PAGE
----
Genya Ravan, 'Rock And Roll Refugee,' Has Stories To Fill Two Lifetimes Ravan came to the U.S. as a refugee of postwar Europe, learned English listening to the radio and, before long, heard herself on it. Her life in pop and rock is the subject of a new off-Broadway show.
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Genya Ravan, 'Rock And Roll Refugee,' Has Stories To Fill Two Lifetimes

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Genya Ravan, 'Rock And Roll Refugee,' Has Stories To Fill Two Lifetimes

Genya Ravan, 'Rock And Roll Refugee,' Has Stories To Fill Two Lifetimes

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She came to this country as a refugee and learned English listening to the radio. Goldie Zelkowitz went on to become a pop singer herself. Then, under the new name Genya Ravan, she led a jazz band and became a successful producer. And that's just part of her story that's told in a new off-Broadway play. Here's Allyson McCabe.

ALLYSON MCCABE, BYLINE: Her name has always been a bit of an issue.


UNIDENTIFIED MAN #1: Rock fans have come to know her as Genya Ravan.


UNIDENTIFIED MAN #2: Here's Genya Ravan.


JIMMY FALLON: Her name is Gina Raven (ph).


GENYUSHA ZELKOWITZ: My full name is Genya Ravan a.k.a Zelkowitz. But if you want to say it right, it's Genyusha Zelkowitz.

MCCABE: Her story begins in hiding in war-torn Poland. She lost two brothers to the Holocaust. Then Zelkowitz and her surviving family made their way from a displaced persons camp to New York's Lower East Side and a cold-water flat on Rivington Street.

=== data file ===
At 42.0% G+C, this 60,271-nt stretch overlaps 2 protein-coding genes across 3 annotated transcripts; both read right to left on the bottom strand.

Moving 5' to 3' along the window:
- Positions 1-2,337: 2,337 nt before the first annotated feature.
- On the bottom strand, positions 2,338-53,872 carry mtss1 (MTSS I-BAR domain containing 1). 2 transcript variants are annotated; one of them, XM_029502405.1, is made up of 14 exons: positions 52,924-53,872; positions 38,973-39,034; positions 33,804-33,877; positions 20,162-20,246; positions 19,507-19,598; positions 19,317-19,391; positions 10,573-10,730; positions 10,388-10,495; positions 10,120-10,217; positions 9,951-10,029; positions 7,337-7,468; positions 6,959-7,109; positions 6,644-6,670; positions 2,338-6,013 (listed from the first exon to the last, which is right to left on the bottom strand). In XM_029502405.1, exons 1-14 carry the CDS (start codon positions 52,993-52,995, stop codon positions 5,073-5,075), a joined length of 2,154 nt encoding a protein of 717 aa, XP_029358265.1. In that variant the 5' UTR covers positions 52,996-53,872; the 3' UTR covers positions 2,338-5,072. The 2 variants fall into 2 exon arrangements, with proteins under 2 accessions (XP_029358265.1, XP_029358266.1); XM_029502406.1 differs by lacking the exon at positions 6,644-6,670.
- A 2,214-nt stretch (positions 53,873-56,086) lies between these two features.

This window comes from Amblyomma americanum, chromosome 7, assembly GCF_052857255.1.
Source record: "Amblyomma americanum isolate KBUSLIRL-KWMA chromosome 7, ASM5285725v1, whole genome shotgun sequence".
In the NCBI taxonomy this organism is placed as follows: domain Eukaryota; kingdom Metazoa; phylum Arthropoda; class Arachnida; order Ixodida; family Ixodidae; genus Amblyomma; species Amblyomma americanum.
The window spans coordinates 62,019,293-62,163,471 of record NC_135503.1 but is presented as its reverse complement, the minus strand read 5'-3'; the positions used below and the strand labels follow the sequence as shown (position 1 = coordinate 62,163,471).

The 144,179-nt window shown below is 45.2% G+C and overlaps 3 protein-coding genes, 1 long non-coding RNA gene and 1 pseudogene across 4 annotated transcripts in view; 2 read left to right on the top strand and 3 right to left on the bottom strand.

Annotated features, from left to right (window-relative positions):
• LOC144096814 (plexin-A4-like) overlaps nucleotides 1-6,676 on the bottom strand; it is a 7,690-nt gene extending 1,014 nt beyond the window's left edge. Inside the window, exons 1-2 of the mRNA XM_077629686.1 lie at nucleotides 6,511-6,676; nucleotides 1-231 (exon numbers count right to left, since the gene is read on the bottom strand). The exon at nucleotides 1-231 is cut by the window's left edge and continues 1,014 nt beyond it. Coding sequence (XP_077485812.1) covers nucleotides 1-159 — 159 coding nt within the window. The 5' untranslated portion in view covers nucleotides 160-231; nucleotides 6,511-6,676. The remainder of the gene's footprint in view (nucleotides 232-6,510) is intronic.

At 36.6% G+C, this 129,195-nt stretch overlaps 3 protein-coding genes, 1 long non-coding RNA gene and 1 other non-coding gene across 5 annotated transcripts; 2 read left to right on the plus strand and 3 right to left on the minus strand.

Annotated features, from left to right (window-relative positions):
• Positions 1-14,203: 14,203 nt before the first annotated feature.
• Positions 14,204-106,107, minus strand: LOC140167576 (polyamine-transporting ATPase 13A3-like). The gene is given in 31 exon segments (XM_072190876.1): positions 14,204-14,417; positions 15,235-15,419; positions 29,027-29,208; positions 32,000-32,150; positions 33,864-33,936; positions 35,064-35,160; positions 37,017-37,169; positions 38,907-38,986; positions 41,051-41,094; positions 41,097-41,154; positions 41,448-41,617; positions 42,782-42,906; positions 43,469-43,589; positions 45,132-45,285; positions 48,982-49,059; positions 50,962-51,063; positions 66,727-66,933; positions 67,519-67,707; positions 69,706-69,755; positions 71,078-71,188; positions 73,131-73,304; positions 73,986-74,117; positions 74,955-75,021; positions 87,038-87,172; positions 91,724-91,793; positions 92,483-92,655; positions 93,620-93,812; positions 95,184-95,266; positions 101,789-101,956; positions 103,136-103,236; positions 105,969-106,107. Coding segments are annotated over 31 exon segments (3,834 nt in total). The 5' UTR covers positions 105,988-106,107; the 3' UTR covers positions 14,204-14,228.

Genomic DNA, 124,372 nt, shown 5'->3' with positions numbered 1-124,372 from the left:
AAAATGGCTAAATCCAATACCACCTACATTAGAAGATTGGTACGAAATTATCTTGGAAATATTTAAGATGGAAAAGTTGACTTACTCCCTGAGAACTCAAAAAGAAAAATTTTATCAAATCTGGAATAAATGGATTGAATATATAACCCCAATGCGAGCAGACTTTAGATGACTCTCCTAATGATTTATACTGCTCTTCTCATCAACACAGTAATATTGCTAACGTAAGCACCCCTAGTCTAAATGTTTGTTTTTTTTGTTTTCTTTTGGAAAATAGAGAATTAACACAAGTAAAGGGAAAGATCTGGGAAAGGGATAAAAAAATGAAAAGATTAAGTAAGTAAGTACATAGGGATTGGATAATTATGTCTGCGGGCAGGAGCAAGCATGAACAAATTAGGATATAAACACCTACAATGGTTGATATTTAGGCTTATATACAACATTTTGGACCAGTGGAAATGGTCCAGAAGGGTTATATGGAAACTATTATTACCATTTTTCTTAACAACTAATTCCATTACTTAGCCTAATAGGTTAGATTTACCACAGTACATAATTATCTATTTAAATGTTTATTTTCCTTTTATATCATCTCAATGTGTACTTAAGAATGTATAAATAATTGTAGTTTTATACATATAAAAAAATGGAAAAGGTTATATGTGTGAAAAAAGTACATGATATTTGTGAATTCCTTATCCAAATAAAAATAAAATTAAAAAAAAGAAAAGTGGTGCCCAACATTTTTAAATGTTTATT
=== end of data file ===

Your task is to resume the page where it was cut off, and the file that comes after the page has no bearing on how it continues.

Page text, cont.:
ZELKOWITZ: The apartments were tenements. And you know, forget air-conditioning. My sister and I used to sleep on the fire escape in the summer, right above all the garbage.

MCCABE: Her mother renamed her Goldie to sound more American. Her father ran a candy store, and she became friends with an African-American man who worked there. He gave her a radio, and her favorite station played doo-wop.


ZELKOWITZ: I could barely hear the station because it was in Jersey, going in and out, in and out. And then I'd be hearing my songs, my fabulous songs.


THE HEARTS: (Singing) Lonely nights, lonely nights,

MCCABE: Singing along with the radio not only helped her with her English. It also gave her an identity. One night in 1962, she went to a club. And behind the courage of a few drinks, she got on stage on a dare to sing along with the band.

ZELKOWITZ: Well, never dare me to do anything. And there was a standing ovation. And they fired their lead singer and asked me to join them.

MCCABE: The band was called The Escorts. And with Zelkowitz behind the mic, they scored a regional hit.


ZELKOWITZ: (Singing) There's a place for us.

THE ESCORTS: (Singing) Place for us...

MCCABE: That would be a story in itself. At least, playwright and director Chris Henry thought so. The singer's early years are the basis of Henry's new off-Broadway musical, "Rock And Roll Refugee."

CHRIS HENRY: I mean, her stories are epic - growing up on Rivington Street, learning to speak English by listening to black radio stations. Everything in her life made her who she became as an artist.

MCCABE: But that's only the first act of Goldie Zelkowitz's real-life drama. Two years after joining The Escorts, she was fronting the first all-female band to be signed to a major label. Keep in mind, this is 1964.